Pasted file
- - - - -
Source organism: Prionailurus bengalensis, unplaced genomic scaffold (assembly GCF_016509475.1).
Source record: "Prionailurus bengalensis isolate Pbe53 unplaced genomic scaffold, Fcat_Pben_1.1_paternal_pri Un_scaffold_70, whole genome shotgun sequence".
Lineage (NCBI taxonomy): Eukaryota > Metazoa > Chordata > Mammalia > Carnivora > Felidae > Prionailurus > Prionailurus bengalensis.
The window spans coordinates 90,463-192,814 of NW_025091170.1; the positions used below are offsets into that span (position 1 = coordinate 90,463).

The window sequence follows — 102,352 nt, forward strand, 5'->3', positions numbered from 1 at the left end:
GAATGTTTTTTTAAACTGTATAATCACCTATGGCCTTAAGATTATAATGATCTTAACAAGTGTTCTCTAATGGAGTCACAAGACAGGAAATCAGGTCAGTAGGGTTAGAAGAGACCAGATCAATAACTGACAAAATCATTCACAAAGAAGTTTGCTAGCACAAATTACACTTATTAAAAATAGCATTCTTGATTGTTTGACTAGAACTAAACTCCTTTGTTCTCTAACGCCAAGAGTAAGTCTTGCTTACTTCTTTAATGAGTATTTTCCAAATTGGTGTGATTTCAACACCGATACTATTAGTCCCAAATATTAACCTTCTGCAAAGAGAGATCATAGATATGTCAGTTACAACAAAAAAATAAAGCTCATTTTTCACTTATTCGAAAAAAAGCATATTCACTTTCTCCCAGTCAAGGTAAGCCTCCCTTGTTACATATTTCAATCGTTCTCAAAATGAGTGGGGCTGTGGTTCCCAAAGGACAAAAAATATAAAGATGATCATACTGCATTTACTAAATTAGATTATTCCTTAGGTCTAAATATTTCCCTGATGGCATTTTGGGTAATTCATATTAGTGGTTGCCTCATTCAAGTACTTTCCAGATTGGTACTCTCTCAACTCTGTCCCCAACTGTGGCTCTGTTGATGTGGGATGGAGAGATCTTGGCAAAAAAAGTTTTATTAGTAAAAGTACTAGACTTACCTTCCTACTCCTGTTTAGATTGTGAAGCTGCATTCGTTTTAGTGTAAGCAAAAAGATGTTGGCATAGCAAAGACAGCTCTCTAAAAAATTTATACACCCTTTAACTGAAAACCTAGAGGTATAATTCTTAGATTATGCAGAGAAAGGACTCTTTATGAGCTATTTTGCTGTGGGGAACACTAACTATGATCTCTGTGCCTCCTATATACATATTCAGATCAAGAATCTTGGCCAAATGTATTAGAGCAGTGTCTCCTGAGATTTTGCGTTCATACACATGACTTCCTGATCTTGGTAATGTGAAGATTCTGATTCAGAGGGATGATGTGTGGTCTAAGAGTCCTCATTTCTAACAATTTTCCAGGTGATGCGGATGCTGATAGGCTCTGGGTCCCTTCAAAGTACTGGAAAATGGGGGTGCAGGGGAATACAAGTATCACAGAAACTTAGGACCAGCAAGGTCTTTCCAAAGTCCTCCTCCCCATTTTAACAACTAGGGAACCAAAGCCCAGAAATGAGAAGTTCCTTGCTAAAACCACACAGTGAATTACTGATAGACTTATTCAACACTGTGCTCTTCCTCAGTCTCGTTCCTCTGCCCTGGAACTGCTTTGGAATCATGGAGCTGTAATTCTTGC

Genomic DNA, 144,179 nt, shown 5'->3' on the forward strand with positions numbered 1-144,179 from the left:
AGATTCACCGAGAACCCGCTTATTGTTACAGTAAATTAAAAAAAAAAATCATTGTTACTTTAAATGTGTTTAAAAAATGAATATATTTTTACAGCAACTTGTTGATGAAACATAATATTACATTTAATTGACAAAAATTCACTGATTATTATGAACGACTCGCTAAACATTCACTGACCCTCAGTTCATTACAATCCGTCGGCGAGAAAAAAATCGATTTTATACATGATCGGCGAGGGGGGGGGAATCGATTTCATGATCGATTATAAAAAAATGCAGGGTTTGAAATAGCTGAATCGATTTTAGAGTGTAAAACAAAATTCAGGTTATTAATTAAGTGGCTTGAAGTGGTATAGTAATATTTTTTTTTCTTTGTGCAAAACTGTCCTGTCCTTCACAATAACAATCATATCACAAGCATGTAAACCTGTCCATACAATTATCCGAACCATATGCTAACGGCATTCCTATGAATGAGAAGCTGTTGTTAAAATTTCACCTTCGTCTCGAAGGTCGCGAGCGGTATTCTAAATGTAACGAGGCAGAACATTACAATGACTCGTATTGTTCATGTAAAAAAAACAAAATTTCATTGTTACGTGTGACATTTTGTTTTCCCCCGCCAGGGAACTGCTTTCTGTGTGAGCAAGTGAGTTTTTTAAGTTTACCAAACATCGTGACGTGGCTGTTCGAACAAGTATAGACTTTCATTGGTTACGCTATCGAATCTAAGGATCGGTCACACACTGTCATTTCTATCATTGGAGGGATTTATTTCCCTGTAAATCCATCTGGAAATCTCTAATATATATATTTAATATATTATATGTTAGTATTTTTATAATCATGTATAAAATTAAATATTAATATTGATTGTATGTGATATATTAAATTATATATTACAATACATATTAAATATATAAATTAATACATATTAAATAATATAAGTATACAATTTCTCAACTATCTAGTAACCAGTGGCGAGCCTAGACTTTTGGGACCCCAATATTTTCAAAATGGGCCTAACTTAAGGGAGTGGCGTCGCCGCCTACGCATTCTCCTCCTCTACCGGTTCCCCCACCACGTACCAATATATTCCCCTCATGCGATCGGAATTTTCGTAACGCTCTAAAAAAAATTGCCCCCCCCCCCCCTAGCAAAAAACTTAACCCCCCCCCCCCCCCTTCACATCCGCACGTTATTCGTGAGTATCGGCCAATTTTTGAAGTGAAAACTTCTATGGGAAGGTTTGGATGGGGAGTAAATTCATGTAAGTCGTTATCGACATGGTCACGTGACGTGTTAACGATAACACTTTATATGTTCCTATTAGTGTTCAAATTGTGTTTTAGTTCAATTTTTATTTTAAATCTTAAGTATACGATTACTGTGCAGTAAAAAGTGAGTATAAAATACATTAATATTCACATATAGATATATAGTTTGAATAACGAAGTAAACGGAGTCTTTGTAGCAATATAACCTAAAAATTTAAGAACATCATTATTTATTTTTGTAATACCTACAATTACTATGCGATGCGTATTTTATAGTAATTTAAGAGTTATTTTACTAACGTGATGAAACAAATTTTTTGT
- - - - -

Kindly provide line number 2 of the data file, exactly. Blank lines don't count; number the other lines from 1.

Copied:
Source record: "Prionailurus bengalensis isolate Pbe53 unplaced genomic scaffold, Fcat_Pben_1.1_paternal_pri Un_scaffold_70, whole genome shotgun sequence".